I'll admit I've not thought much about the sex lives of nursing home residents. But several Australian researchers have, with particular concern for patients with dementia. In a new paper in the Journal of Medical Ethics, they charge residential care facilities with denying residents "a basic human right" by discouraging or prohibiting consensual sex.
Consent, of course, is part of the issue when it comes to people with cognitive impairment such as dementia. But the start of dementia doesn't mean the end of desire.
The formation of relationships, physical intimacy and the expression of sexuality are a basic human right and a normal and healthy part of ageing," write the authors, from the Australian Centre for Evidence-Based Aged Care.
When it comes to the general patient population, most nursing facilities don't have formal policies against sex, but the environment is often prohibitive--no locks on doors, rooms with only single beds, etc. Staff either disregard or discourage sexual activity because of things like ageism, safety concerns and fear of legal problems (re: competence and consent).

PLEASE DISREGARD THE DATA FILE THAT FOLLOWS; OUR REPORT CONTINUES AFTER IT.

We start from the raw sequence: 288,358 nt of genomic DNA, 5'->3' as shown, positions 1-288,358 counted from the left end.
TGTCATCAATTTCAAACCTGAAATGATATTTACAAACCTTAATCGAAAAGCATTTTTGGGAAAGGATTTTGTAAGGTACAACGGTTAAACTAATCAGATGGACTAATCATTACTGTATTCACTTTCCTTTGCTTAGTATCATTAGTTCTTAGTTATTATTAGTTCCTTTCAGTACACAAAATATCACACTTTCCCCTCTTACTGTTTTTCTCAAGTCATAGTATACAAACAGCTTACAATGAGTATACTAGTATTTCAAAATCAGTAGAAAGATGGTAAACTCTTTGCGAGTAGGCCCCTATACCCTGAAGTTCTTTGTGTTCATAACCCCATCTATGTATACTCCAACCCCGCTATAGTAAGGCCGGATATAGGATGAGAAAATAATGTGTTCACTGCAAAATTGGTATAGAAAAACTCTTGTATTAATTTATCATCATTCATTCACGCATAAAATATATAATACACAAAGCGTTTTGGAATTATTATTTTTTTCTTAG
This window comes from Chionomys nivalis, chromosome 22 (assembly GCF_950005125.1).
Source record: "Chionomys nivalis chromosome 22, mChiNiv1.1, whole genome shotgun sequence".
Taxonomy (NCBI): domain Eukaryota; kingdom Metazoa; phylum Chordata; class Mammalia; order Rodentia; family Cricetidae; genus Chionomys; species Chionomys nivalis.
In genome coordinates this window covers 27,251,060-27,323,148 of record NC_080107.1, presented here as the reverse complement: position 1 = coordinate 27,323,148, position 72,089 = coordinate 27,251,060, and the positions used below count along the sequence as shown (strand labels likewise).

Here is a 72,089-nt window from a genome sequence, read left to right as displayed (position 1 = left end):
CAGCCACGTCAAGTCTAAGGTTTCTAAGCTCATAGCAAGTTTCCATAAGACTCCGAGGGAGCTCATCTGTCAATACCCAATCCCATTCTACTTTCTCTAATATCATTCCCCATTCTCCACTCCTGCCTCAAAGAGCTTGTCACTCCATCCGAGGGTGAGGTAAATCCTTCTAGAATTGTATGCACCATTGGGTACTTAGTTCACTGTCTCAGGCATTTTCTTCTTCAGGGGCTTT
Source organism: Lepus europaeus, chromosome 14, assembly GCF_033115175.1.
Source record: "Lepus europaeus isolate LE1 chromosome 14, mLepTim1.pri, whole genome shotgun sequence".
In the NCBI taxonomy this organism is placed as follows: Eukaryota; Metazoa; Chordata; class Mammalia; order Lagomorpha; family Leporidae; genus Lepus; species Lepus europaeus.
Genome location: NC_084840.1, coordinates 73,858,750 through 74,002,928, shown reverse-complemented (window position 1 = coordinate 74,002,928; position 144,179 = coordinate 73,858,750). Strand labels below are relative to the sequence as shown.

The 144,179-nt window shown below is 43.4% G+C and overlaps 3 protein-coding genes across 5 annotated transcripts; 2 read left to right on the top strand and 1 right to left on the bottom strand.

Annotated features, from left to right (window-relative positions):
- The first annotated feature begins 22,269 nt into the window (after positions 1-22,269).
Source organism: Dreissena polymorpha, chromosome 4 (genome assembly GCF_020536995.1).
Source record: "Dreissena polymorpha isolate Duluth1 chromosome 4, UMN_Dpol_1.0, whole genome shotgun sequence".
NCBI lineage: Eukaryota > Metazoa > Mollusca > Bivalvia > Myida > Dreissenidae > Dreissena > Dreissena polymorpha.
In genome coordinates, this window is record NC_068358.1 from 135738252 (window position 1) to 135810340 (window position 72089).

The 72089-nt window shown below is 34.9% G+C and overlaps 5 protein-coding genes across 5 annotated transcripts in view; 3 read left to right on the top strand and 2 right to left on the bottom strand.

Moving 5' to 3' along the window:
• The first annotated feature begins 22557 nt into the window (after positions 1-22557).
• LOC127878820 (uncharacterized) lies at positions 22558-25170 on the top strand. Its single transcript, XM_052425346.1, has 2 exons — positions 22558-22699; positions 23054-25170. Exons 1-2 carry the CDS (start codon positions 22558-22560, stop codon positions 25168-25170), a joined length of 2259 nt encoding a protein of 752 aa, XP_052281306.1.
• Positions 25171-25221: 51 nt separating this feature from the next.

For residents with dementia, "sexuality is viewed with even greater anxiety, either being labelled 'inappropriate' or a 'challenging' behavior or as a risk to the resident," the authors note. But dementia isn't an all or nothing proposition, and there's nothing "inappropriate" about people in the early stages of dementia (and Alzheimer's disease) continuing to be sexually active.
The report urges nursing homes and other long-term care facilities to "respect the rights of residents with dementia to make decisions about their sexuality, intimacy and physical relationships."
Tuesday Quick Hits:
- Forced to pay off parents' medical debts. Twenty-nine states have "filial support" laws that allow long-term care facilities to go after adult children for unpaid bills. Using the law is rare in most states, but in Pennsylvania, nursing homes have begun routinely "using the law to prod families into paying their elders' bills or completing Medicaid paperwork on their behalf."
- Building better neighborhoods for an aging America. A new book, Independent for Life, explores the myriad individual and collective ways we can promote aging in place. "It's interesting to hear from a contractor who retrofits homes, an urban planner discussing neighborhood walkability, and the mayor of Chattanooga explaining, after public officials agreed to spend a day in wheelchairs, how the city has improved access and infrastructure," writes New York Times blogger Paula Span.
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